To assume that these children had to be crying for hours to get such intense shots is such flawed logic. I’ve witnessed a child go from smiling to bloodshot eyes, runny nose and drool running down to their knees in a matter of 15 seconds. It’s called emotion, and that’s what the photographer was trying to capture: pure, raw, intangible emotion. One of the greatest messages in life is that tears don’t last. One minute a baby can be crying, the next minute they can smile. Anyone who thinks this is cruel probably also gives their children everything they want because they can’t handle a tear or two due to disappointment. Good luck raising little prima donnas who will expect to have everything they desired given to them when they want it… we’ll all see how they manage to influence society in a positive manner in our future. LIke c’mon people… this is ART. These children weren’t harmed. They’ve cried over worse, and one day they will have to learn how to temporarily cope with loss. Can’t we all stop being over-analytical robots for one second and just enjoy a moment as human as crying? This is art in its purest form. ENJOY IT. stop dissecting it and just let it be. If you don’t like it, why give it energy by commenting? Just ignore it. Allow those of us who are actually capable of enjoying are do so in peace.. all the static just takes away from the real point here, and that’s that the photographer set a goal and met it. Fantastic work.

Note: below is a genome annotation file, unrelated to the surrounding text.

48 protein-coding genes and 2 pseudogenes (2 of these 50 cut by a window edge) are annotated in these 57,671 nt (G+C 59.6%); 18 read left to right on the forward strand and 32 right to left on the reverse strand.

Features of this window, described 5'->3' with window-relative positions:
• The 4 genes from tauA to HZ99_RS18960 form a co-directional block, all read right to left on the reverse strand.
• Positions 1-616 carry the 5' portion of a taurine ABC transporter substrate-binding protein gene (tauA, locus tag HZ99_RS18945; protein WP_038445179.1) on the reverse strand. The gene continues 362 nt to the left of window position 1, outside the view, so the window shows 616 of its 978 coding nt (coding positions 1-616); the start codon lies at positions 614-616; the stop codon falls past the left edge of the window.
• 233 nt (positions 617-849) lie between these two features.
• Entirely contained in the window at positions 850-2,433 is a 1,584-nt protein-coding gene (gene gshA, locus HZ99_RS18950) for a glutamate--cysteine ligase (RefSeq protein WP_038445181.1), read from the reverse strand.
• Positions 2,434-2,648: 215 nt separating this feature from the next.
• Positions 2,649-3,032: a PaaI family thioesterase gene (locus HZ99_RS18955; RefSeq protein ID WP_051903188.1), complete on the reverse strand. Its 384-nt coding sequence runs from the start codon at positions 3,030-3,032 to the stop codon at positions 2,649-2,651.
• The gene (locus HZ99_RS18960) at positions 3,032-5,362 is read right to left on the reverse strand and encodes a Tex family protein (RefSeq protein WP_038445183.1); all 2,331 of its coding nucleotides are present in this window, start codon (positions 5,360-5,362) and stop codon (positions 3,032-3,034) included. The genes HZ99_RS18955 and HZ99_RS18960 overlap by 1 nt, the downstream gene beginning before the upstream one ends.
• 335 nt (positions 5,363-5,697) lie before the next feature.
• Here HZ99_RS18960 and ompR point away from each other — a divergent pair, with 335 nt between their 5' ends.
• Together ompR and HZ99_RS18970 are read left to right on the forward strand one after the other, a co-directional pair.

• Haggie says: